For about two months, a barrage of missile and drone attacks in the Red Sea by Houthi militants has posed a difficult choice to shippers using the Suez Canal: risk an airborne strike and pay sharply higher insurance rates, or forgo the canal and take the longer route around Africa, snarling schedules and entailing higher fuel charges.
The attacks — at a choke point that handles 12 percent of global trade, including nearly one-third of the world’s container ship traffic — have already forced some shutdowns at European auto plants and raised fears of a surge in consumer prices.
For shipping companies, costs have already increased. A composite measure of global shipping costs, the Drewry World Container Index, has more than doubled since late last year. The rise is partly tied to a shortage of empty shipping containers, caused by the up to two weeks of additional time for trips going around Africa’s Cape of Good Hope.
And using the Red Sea now requires expensive war risk insurance. It’s a specialty that a group of brokers and underwriters centered in London offer.
“We are not fair weather underwriters,” said Munro Anderson, head of operations at Vessel Protect, a marine war risk insurance firm. “We are there for our clients when things are at the most difficult,” he added.
War risk coverage is often required for vessels going into areas designated as high risk by a group of insurers called the Joint War Committee, which consists of underwriters at Lloyds and other organizations. War risk is “an area of business where generally if the underwriting community get it right, they make money out of it,” said Marcus Baker, global head of marine, cargo and logistics at Marsh, an insurer in London.
But the cost to insure container ships or tankers transiting the Bab al-Mandeb strait off Yemen en route to the Suez has jumped in recent weeks.
Marine war risk premiums have soared around fiftyfold since before the war, to as high as 1 percent of the value of the ship, although about 0.7 percent appears to be more common. For a ship carrying goods worth $100 million, that means an extra $700,000 for the few days necessary to go through the Red Sea area.
Mr. Baker said war risk rates for the Red Sea were less exorbitant than those for shipping in the Black Sea from Ukraine, which can range up to 3 percent. One reason for the differential: The environment is considered more hostile because Russia is a more dangerous attacker than the Houthis. So far, insurers say, the Houthi attacks, while intimidating, have produced relatively little damage.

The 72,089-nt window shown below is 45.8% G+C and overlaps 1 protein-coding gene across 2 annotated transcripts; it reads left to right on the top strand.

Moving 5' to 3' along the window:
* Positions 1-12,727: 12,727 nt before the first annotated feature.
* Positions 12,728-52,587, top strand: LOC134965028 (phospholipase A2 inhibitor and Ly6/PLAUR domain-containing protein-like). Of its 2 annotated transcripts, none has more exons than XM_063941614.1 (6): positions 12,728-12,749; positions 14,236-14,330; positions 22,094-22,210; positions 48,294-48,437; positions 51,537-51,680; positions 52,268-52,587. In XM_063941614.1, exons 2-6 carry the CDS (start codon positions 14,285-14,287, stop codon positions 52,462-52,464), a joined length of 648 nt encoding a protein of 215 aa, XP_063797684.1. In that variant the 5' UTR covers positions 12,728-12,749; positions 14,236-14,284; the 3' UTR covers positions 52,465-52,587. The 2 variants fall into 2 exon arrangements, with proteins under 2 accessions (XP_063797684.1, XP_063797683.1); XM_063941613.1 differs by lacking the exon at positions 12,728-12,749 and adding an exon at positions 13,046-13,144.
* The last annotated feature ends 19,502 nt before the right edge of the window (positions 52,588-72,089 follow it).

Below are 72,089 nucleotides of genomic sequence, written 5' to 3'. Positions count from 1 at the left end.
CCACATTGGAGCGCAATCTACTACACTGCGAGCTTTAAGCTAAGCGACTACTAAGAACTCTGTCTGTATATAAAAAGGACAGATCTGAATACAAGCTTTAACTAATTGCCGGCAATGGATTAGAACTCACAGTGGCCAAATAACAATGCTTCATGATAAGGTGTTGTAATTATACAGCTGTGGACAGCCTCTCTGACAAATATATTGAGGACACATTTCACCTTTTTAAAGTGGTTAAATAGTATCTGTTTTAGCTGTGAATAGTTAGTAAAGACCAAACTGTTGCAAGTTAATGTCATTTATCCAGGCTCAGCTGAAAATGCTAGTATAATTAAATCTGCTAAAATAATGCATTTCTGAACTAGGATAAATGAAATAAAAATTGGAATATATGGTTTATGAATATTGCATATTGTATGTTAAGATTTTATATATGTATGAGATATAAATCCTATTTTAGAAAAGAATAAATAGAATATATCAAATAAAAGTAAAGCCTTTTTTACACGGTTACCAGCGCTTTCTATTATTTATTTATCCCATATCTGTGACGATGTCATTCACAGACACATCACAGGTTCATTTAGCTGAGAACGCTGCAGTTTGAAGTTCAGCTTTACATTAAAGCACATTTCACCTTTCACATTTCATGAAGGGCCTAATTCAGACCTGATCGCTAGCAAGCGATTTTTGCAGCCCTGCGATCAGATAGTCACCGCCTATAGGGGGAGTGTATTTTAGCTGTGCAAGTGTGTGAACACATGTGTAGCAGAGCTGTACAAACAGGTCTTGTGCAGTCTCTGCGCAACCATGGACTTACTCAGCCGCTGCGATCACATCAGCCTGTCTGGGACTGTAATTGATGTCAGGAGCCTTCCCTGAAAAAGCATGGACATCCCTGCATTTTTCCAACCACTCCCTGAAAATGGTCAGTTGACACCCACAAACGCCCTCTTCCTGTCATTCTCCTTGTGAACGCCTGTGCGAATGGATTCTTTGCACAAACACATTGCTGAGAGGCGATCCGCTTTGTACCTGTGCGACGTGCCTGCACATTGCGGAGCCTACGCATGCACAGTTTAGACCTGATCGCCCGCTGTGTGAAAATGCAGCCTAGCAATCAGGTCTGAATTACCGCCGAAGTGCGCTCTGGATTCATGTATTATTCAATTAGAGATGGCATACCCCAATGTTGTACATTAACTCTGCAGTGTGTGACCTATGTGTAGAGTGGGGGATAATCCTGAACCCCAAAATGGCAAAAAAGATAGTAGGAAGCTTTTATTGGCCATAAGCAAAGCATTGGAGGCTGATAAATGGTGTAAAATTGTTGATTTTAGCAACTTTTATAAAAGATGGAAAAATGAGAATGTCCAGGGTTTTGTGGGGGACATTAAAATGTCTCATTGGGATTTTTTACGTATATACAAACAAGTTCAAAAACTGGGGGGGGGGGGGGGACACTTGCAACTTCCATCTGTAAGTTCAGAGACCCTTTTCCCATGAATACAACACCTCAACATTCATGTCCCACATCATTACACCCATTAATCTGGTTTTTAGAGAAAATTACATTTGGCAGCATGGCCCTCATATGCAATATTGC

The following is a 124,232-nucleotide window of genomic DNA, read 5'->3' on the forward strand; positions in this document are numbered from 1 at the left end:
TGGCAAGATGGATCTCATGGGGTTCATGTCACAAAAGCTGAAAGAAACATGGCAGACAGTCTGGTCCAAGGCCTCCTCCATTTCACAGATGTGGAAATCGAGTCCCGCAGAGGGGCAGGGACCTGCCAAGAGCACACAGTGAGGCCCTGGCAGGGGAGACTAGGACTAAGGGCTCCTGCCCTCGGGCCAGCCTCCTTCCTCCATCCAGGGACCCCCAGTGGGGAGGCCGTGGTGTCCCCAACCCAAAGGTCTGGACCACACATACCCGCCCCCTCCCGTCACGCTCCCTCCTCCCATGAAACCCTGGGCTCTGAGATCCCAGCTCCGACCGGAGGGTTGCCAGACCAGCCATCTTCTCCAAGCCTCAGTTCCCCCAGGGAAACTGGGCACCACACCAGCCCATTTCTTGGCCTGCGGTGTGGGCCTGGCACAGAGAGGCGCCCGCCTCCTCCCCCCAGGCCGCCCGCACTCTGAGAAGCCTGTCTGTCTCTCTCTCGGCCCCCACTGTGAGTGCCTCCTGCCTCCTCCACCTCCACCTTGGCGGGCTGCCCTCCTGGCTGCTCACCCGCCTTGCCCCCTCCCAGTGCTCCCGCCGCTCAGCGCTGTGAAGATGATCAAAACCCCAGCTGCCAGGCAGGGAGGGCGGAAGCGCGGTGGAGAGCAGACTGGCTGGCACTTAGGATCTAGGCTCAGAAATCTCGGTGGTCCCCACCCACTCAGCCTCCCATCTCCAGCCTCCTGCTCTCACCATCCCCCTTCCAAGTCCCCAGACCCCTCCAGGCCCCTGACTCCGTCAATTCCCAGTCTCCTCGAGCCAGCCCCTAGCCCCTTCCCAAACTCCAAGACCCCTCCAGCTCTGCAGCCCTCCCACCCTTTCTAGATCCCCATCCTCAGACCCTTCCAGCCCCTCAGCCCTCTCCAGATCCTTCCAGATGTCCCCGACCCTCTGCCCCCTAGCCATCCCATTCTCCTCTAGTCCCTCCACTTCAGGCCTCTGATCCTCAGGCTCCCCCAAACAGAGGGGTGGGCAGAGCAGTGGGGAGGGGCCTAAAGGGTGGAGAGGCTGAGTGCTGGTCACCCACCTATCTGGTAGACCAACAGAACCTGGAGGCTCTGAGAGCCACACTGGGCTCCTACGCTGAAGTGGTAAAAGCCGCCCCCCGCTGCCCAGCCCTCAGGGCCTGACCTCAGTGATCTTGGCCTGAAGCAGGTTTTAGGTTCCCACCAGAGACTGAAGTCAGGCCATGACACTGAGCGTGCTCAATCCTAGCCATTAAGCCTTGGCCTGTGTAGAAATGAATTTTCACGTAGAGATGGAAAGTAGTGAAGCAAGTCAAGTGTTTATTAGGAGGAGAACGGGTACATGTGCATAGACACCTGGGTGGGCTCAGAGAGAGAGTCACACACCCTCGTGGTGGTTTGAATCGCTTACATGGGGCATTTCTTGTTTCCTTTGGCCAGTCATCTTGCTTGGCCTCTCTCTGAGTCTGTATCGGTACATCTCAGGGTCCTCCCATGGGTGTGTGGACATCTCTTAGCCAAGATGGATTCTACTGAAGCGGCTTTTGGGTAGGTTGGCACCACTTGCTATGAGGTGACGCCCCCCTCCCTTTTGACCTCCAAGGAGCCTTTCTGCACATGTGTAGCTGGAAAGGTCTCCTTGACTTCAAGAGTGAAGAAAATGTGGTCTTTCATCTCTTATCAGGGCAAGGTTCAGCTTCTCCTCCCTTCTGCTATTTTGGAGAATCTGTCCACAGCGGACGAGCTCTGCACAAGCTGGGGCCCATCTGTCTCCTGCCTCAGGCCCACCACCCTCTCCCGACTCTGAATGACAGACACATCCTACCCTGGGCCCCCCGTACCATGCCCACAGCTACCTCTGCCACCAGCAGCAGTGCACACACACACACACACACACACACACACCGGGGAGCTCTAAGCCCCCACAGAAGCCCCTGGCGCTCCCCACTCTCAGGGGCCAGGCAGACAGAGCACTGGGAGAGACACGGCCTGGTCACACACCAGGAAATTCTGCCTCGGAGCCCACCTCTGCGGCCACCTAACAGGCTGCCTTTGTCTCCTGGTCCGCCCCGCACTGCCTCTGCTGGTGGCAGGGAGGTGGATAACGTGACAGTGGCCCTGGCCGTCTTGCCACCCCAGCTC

Some underwriters are also insisting that clients have language in their contracts guaranteeing that they have no connection to Israel, whose military campaign in Gaza is the reason the Houthis give for their attacks, or to the United States and Britain, which have launched air and missile strikes on the Yemen-based group. In an effort to ward off against attacks, a growing number of ships have broadcast messages like “No Contact Israel,” according to TankerTrackers, a monitoring service.
So far the U.S.-led multinational naval task force to protect commercial ships in both the Red Sea and the Gulf of Aden has not helped lower insurance costs, brokers say, though rates may be leveling off. Israel has offered to compensate shipowners for any damage sustained in Israeli waters.
But at the moment, most of the giant vessels that bring stacks of containers to Western ports from China are taking the Africa route, which could require an extra two weeks with higher fuel costs. Over a recent 30-day period, 517 container ships steered clear of the Red Sea by going around the Cape of Good Hope, while 212 continued through the Suez Canal, said Jonathan Roach, who tracks container shipping for Braemar, a London ship broker. In November, he said, the ratio was roughly the reverse.